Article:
Library doors across Mecklenburg County will reopen on June 1, and you’ll have to get in line.
As a precaution against the spread of Covid-19, only one library-goer at a time will be allowed inside during Phase 1 of reopening, Charlotte Mecklenburg Library officials announced Thursday.
While customers line up outside, library staff — who will be wearing masks and protective equipment — will encourage a six-foot physical distance between visitors while explaining the available services. Library officials are also encouraging residents to wear masks during their visits.
“The Library is taking extra precautions to ensure a safe space for our customers and staff,” Caitlin Moen, Charlotte Mecklenburg Library chief customer officer/library director, said in a news release Thursday. “We’re moving from virtual-only services to in-person services in a responsible way that focuses on safety.”
Branches will be open during regular summer hours: Monday through Thursday from 9 a.m. to 8 p.m.; Friday and Saturday from 9 a.m. to 5 p.m.
What to expect during Phase 1 reopening:
There will be limited services at each branch location only for pick-ups and returns. Customers will also notice:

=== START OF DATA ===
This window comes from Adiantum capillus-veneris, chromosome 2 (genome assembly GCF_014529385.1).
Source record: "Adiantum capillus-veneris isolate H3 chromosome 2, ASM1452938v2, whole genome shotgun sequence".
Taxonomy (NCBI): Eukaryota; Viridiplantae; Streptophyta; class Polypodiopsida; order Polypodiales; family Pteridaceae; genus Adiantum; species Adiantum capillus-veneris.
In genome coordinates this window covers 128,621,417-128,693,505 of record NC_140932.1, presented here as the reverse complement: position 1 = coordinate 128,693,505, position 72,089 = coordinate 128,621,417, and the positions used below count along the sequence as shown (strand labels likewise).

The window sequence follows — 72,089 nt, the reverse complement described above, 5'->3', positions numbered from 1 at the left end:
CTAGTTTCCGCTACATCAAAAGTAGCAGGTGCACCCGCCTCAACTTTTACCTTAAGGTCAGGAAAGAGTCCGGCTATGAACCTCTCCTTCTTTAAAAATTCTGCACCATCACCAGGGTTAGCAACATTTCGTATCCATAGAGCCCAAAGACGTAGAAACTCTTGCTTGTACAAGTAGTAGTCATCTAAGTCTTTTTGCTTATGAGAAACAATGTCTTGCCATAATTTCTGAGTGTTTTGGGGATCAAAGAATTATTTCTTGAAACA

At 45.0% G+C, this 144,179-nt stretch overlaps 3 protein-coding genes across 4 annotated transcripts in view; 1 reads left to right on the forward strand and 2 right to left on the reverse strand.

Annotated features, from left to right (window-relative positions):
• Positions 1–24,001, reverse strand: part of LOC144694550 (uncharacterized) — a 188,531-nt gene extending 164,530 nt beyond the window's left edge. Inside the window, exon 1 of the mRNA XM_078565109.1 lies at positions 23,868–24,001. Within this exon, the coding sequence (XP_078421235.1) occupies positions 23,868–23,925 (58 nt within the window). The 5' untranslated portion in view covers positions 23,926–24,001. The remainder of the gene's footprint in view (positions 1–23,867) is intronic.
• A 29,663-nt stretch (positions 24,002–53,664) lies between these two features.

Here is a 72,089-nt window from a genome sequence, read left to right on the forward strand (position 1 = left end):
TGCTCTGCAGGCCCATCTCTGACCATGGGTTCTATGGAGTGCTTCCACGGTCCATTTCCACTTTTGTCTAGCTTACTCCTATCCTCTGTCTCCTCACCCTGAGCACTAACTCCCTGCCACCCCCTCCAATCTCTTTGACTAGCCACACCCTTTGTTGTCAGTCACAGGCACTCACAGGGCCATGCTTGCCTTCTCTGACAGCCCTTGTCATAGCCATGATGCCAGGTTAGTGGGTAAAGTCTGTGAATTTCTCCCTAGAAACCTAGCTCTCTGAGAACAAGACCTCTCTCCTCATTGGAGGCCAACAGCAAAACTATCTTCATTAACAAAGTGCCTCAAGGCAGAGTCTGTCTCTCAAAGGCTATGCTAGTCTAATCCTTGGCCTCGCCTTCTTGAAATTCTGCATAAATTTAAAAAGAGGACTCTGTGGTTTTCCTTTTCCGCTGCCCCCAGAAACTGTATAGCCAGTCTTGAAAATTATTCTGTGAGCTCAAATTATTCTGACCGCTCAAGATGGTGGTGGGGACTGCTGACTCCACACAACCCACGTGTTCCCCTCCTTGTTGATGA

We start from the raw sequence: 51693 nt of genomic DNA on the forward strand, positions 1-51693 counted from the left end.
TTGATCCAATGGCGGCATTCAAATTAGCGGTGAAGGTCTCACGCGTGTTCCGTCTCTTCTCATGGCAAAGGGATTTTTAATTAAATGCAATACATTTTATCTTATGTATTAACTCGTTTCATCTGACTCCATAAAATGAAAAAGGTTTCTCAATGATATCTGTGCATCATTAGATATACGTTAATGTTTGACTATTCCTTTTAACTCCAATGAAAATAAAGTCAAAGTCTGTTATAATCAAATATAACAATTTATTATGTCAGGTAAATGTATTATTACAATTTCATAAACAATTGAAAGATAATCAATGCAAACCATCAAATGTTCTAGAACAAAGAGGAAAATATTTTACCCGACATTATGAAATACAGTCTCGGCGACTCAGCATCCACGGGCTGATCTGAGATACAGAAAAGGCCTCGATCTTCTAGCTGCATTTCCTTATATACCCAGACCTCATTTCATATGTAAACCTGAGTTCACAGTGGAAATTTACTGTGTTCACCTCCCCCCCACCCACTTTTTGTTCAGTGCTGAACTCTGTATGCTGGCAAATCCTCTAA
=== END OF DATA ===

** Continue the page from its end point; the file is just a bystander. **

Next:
- All checkouts are self-checkouts. No PIN needed.
- Materials that were on hold when the library closed will expire during the week of June 15.
- All material/book drops remain closed but designated bins will be available during open hours. Signs will direct customers to the proper bin.
- Materials and books will be quarantined for 72 hours before they are checked in.
What’s not changing in Phase 1:
- Fines and fees are still suspended.
- Restrooms, computer rooms, community rooms and meeting rooms will not be available.
- Outreach programming will continue in virtual formats.
- The Job Help Center and all programming/events for children and teens remain online. It can be accessed at cmlibrary.org/calendar.
The first phase of the reopening is expected to last three to four weeks.
“We’ll continue to bring back in-person services during the next weeks and months as it is safe to do so and as we build our capacity to provide service in a new way that meets the safety requirements as outlined by the State and the County,” Moen said.